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Colleen's Poetry


A recent Wemoon Journal honorarium recipient for poetry, Colleen's poetry has appeared in Wemoon, Mothering Magazine, Mobius,Poets Against the War, and in a variety of local publications. Her poetry was described as "piquant and unpretentious" by Stephen Martin, Hull Times reporter.

Below are a few more samples of Colleen's poetry.

Where Iím From (added 2/28/05)

I am from a granite boulder seawall
and cotton candy at Paragon Park
Iím from blackberry stains and beach rose petals
catalpa beans and bamboo

I am from my fatherís eyes
after he saw the holocaust at Buchenwald
and the nape of my motherís neck
where white pearls hung
before her thyroid surgery

I am from Hail Mary full of grapes
midnight mass and pennies in the poor box
Iím from the unlucky luck of the Irish
the old sod and Southie
before there were gangsters

I am from A your Adorable
B youíre so Beautiful
God Bless Mommy and Daddy
Jimmy and Kathy
Colleen and Danny
Sherry and Johnny
Joey and Bobby and Trish

I am from the salt of the earth
One if by land, two if by sea
John F. Kennedy and Fenway Park
even when the Red Sox are losing

Iím from ice skates and alphabet streets
jump ropes and black and white TV
Iím not from the farm or the city
Iím from plastic flowers in the village cemetery
and horseshoe crabs with blue blood

Iím from my grandmotherís picnic basket
sleeping on curlers in baby doll pajamas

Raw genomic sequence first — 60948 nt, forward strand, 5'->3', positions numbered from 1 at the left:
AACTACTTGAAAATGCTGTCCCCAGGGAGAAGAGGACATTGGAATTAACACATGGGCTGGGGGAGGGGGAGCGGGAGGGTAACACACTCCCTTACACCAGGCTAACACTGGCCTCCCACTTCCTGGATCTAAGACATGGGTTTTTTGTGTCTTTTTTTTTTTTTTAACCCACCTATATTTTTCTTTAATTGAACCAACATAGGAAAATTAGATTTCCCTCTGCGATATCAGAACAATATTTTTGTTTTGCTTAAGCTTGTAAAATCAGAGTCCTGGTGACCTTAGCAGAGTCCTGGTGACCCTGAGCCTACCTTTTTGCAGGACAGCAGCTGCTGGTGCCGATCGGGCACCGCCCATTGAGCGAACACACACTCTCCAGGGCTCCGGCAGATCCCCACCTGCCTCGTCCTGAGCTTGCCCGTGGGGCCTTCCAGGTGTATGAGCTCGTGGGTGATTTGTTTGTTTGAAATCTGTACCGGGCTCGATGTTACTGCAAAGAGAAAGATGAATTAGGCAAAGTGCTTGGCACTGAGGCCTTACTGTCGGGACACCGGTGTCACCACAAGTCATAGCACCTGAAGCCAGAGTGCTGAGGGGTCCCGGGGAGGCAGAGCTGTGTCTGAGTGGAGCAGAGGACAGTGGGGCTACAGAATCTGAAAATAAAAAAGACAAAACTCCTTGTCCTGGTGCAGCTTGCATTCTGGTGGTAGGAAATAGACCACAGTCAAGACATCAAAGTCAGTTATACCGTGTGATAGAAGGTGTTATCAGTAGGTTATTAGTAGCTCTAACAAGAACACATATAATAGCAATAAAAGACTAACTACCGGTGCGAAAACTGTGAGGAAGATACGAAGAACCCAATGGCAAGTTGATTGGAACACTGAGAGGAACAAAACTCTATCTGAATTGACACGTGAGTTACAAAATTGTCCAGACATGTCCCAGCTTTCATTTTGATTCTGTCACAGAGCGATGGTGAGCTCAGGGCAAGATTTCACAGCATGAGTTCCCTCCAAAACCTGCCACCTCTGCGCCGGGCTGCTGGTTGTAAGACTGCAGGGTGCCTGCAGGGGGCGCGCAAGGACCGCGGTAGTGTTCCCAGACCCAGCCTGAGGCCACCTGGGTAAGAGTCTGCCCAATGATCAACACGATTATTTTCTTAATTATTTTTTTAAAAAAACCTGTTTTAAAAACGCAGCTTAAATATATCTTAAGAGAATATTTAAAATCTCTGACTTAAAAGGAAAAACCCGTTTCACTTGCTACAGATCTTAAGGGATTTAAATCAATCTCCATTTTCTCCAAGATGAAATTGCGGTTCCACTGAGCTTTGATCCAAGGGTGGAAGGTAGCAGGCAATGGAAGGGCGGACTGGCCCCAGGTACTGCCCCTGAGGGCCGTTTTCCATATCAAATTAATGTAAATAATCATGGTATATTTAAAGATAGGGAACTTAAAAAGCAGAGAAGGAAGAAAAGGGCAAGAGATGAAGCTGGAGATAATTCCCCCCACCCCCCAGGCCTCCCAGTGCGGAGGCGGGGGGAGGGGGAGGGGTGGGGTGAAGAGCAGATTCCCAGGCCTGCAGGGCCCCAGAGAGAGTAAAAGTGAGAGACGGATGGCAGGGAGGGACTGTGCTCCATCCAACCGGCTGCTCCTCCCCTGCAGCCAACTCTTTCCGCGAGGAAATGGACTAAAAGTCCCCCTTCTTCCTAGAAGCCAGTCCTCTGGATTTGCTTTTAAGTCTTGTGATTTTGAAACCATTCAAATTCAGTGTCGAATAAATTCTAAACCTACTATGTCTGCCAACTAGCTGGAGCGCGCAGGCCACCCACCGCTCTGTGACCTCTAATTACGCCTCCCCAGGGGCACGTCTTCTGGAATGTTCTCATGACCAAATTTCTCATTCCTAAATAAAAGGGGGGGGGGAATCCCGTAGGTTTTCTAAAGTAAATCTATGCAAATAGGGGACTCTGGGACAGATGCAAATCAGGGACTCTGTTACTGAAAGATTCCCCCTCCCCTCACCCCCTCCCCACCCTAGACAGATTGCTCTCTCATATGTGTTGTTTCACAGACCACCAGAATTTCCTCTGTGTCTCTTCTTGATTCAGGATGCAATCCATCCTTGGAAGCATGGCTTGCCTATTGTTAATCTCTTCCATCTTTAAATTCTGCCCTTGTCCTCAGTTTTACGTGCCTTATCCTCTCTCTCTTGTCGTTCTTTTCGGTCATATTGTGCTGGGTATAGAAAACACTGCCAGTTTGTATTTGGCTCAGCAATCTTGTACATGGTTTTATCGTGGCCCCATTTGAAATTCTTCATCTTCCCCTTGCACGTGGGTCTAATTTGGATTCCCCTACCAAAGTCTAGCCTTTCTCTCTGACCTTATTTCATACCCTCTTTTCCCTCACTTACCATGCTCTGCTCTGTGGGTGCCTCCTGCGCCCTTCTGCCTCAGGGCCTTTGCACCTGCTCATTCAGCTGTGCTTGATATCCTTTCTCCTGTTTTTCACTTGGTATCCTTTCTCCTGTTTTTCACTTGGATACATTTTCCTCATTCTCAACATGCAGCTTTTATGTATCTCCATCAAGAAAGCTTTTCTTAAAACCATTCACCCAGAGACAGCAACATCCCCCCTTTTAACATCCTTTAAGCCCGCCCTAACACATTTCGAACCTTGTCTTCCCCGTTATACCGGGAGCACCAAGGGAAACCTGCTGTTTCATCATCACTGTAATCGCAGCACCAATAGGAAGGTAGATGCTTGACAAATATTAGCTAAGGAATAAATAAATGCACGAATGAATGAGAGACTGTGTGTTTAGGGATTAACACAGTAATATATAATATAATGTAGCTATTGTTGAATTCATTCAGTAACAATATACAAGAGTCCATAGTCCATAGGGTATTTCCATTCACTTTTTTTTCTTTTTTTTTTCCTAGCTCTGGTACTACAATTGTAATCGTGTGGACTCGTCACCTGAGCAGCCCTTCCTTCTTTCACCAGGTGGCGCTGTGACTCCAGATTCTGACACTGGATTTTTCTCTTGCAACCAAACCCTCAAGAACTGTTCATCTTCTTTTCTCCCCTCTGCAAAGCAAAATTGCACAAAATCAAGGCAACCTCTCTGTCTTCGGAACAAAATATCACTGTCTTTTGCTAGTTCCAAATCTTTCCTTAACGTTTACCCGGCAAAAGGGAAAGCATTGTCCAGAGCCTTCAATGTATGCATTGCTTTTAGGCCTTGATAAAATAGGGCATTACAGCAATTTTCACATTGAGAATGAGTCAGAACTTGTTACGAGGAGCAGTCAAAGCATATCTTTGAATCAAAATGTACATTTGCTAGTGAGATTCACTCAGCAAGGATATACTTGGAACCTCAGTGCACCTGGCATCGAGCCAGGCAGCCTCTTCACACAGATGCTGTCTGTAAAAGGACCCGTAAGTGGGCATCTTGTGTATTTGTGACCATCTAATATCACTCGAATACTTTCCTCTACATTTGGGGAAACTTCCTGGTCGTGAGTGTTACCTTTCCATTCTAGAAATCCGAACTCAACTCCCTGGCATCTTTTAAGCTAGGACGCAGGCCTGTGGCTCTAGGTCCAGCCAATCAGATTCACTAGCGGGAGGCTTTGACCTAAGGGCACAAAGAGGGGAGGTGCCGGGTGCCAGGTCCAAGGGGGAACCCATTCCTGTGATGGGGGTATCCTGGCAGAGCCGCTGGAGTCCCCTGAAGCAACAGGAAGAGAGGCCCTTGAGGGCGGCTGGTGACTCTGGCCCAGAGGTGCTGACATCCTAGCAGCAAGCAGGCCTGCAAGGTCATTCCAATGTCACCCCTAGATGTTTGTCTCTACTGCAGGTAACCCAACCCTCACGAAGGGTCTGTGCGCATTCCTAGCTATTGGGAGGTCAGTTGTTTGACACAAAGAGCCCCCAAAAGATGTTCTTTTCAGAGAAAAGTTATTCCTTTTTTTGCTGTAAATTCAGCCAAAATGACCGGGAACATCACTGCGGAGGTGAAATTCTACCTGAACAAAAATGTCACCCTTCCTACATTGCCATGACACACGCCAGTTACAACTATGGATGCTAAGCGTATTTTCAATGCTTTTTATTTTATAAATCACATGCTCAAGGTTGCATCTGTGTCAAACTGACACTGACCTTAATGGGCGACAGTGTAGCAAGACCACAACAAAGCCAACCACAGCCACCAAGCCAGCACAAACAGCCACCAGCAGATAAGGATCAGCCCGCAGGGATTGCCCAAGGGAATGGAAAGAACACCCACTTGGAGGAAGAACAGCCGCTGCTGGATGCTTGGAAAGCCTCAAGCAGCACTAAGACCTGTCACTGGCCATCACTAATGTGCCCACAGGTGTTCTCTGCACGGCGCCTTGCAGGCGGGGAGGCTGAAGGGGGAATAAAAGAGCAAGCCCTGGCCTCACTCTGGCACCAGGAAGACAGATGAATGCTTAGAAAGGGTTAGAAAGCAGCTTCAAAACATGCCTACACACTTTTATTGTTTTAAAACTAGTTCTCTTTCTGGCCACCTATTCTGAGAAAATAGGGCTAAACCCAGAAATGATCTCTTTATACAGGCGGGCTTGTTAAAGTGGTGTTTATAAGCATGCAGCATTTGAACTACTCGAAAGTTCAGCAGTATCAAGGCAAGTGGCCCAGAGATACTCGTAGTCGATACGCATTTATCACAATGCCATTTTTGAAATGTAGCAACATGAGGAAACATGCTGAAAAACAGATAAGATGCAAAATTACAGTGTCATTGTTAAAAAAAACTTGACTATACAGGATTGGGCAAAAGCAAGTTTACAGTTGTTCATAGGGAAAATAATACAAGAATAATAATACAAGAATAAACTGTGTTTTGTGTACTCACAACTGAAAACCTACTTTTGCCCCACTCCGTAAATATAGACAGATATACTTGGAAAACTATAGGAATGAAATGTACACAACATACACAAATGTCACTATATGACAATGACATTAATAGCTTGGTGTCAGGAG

kerchiefs, bobby socks,
hoolahoops, and the twist
Dear Diary today is Friday

Iím from a one pot New England boiled dinner
from steamed clams dipped in real butter
and playing monopoly during a hurricane
by a kerosene lamp in our kitchen

This poem is inspired by George Ella Lyonís poem of the same name, from the book ďWhere Iím from, Where Poems come from" and Fred Firstís Blog

Solstice Poem

From a luscious scoop of moon
at the Milky Way counter
the stars have spilled over
in an icy cold night

Summer Slug

My ambition rises
in a sluggish summer day
to the number of squash bugs
in my garden

Death by squish
is not for the squeamish
but Iím the mother of butternut
Out of my way!

Jim and Dan:
The 2nd Anniversary of Their Deaths

My brothers live in photo albums
They wear Red Sox shirts
and eat watermelon in summer

They go to casinos
and hit the jackpot
Sing karaoke
and drink beer when they want to

From exotic places by the ocean
they watch girls in bikinis on the beach
Or go out to concerts and baseball games
and watch the weather channel on TV

My brothers live like postcards now
I write, ďI wish you were still hereĒ
on the back of each one

No stamps
No addresses
Their eyes donít blink

They wave perpetually
from the places they have been
or put their paper thin arms around me

They still have opinions
and loud Boston accents
It must be hard for them
to be so quiet

to live like rumors
and in snippets of dreams
that those who love them
write down and save

They live on paper now
like money that canít be spent
And I am like a teenager with a pop star crush
who kisses their 8 x 10s

My brothers would laugh out loud
at how odd it is to be dead
staring endlessly out from their glossy prints
while I am staring in

(This poem is on the last page of
The Jim and Dan Stories)


I cruise the Thesaurus
to pick up words
for an intercourse
of language

to loosen the Muse's inhibitions
for a poem's strong desire
to be written

Indian Summer

The neighborhood dogs
are sitting out October
Like wallflowers in the corner
they're overdressed in fur

For more poems, follow the links below:

Dream for President Bush
Pie Baking

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